Nose: very malty, with lots of grainy biscuits, plain gristy notes and sugar coated corn flakes. On a second level, there is soft vanilla, ginger and a nice dusty side that keeps the middle between hay and dried flowers. Honeysuckle and orange zest. Coffee with cream. Mouth: again sweet cereal bars, roasted oats, brown sugar and ginger cookies. Growing hints of latte and toffee. Not really fruity, but there’s some honey and maybe baked apple in the background. Faint floral notes and eucalyptus too. Finish: medium long, malty, with vanilla, milk chocolate and lingering spices.
This Strathmill is strangely neutral, almost an exercise in maltiness, yet it does have a nice weight to it, and a few less common touches. Good, but more ‘interesting’ than immediately charming, and too expensive anyway. Around € 350.
With just 59 bottles, this Littlemill 1992 in the Archives series was very limited and indeed already sold out. Cask #44 has also been bottled by them in 2012.
Littlemill 22 yo 1992 (46,7%, Archives ‘Voyage dans l’Amérique Méridionale 2014, hogshead #43, 59 btl.)
Nose: starts fairly malty sweet at first, with some dusty vanilla and plenty of paraffin. Linseed oil, bread dough. Hay and soft hints of hazelnut paste. Less fruity than some other Littlemills, but after a while it shows melons and grapefruits. Also the kind of coconutty aroma that you sometimes get from bourbon oak. Mouth: complex but again not as aromatic and fruity as we’d like. In no particular order: vanilla, caramel, waxy notes, grapefruit, a grassy / green tea bitterness, lemons and lots of grains. Zesty notes, some mineral and herbal touches as well. As I said, complex but maybe not an immediate charmer. Finish: long, zesty and mineral, with coconut oil and smooth oak.
In my opinion, similar to cask #44 with an above average complexity but a tad below the other ones in terms of fruitiness and overall attractiveness. We’re spoiled by all these Littlemills. Around € 160.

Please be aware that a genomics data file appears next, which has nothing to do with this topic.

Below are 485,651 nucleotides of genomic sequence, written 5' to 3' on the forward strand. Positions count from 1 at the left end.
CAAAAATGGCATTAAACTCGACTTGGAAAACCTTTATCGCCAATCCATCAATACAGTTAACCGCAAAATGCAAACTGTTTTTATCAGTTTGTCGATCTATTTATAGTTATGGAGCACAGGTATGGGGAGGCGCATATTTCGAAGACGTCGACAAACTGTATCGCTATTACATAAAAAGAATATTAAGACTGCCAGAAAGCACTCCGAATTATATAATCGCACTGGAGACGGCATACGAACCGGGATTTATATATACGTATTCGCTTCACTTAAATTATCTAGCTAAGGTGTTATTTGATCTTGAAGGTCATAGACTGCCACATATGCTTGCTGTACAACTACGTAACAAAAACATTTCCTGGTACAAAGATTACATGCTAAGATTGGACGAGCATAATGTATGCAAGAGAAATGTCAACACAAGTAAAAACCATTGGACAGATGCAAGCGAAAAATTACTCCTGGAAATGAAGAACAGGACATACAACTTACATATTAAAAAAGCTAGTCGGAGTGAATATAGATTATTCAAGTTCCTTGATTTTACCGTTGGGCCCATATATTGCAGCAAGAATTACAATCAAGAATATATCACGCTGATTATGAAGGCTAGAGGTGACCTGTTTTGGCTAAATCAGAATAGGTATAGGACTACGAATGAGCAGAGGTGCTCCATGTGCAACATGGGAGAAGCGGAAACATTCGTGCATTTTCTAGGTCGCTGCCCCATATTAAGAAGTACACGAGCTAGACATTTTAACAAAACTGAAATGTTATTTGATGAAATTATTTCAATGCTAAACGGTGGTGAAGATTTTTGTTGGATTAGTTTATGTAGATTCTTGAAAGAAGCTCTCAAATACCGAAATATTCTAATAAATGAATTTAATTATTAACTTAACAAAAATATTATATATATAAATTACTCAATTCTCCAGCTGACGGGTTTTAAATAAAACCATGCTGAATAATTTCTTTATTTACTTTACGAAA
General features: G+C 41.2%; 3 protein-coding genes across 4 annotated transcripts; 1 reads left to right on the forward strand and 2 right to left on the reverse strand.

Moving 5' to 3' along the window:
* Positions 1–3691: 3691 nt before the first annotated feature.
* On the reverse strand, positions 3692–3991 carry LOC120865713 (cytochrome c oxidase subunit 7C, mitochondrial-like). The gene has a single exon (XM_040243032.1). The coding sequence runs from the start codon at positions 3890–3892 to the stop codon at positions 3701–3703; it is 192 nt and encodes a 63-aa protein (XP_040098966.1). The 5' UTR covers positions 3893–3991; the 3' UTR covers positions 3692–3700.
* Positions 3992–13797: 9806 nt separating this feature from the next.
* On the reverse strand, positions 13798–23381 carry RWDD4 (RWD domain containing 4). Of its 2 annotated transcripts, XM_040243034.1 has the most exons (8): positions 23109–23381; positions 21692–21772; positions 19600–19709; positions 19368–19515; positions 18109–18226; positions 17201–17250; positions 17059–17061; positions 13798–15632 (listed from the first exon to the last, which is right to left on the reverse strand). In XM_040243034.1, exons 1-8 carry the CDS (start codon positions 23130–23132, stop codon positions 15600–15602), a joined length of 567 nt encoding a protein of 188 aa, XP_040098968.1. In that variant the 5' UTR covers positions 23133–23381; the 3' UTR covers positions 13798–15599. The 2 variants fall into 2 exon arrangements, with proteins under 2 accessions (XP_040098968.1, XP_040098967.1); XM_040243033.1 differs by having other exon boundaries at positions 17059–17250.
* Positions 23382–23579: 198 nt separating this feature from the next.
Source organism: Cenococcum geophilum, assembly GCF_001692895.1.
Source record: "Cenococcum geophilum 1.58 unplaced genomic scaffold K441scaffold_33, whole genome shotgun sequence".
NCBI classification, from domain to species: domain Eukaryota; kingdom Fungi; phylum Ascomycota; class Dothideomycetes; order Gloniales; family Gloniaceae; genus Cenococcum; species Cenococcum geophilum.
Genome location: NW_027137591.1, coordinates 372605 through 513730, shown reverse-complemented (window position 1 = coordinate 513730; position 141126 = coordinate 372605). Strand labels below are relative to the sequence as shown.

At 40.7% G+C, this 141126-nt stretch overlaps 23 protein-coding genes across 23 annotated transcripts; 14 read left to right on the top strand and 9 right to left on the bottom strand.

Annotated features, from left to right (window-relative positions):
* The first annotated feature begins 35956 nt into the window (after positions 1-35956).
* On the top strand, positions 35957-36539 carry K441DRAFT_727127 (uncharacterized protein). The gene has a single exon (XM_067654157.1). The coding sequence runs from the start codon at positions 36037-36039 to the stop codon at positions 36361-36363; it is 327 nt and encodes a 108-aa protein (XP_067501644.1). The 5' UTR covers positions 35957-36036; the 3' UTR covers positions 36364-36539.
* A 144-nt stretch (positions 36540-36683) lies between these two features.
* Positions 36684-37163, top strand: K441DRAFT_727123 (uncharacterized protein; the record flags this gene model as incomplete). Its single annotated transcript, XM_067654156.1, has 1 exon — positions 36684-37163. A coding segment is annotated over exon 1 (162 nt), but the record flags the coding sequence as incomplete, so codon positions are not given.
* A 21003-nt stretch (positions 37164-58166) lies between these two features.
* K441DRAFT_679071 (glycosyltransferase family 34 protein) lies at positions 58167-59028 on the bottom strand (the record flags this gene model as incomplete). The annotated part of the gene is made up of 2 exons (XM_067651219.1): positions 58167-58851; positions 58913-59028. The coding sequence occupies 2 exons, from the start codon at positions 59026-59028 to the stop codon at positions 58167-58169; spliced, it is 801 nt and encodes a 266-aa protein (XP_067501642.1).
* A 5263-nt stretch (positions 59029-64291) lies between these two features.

This is quite a rare Highland Park 1973 bottled by Mackillop’s Choice. Sister cask #8396 was bottled by Jack Wiebers in 2003.
Mackillop’s Choice was founded by Angus Dundee Distillers (Tomintoul, Glencadam) in 1996 and bottlings have been released since 1998. All releases are single casks selected by Lorne Mackillop – originally a Master of Wine – and bottled at 43% or 46%.
Highland Park 1973 (43%, Mackillop’s Choice 2007, cask #8395)
Nose: starts a little shy and mostly malty / nutty, but folds open so nicely. Juicy oranges, whiffs of mint and pine resin. Eucalyptus honey and nice beeswax. Subtle fruity notes, rhubarb and sourish pear. Some floral notes as well (orange blossom). Quite delicate, not extremely wide but very elegant. Mouth: oily and waxy, with resinous notes and some pepper at first. Sweet lemon and mint. Quinces jam. Hints of green banana too, a little pineapple, slightly surprising but nice. Then onto bags of (white) grapefruit and a little oak. Finish: long, fruity, oaky, still on grapefruit and mint.
Great old Highland Park, quite neutral in a way but showing plenty of complexity and delicacy. I liked this very much, but it doesn’t seem to show up in auctions regularly.
After my subtle hints while talking about the new Springbank 25 Year Old, some people have been waiting for my review of this one: Springbank 18 Year Old, a single cask version, distilled October 1996 and bottled for The Nectar.
It’s rare to see a bourbon cask version of a well-known dram that relies on sherry casks for around 80% of its composition.
Springbank 18 yo 1996
(58,7%, OB for The Nectar 2014, refill bourbon, single cask, 210 btl.)
Nose: starts with the typical dusty, grainy Springbank note, alongside coastal notes. Vague oily notes (wax candle). A little pepper and mint. Grated coconut. Walnut husks. Over time it becomes clearly fruitier, with lots of gooseberries and rhubarb, strawberries and the lightest tropical touch of papaya. A smoky side as well, not exactly peat smoke but more like toasted oak. Mouth: big and spicy, again quite oily and waxy with lots of briny notes. In a second wave, there are beautiful fruits – bright, lightly tropical again, say sweet oranges, mango and pineapple. Almonds. Green tea. Dusty, earthy smoke. Finish: rather long, on zesty notes, oak spices and that faint smoky edge.
The oily fruitiness works very well with the maritime character and the smoky notes in this Springbank 18. As I said before, an exquisite version of an already really good dram. Now that I think of it, it’s totally in line with last year’s 14 Year Old as well. Around € 140.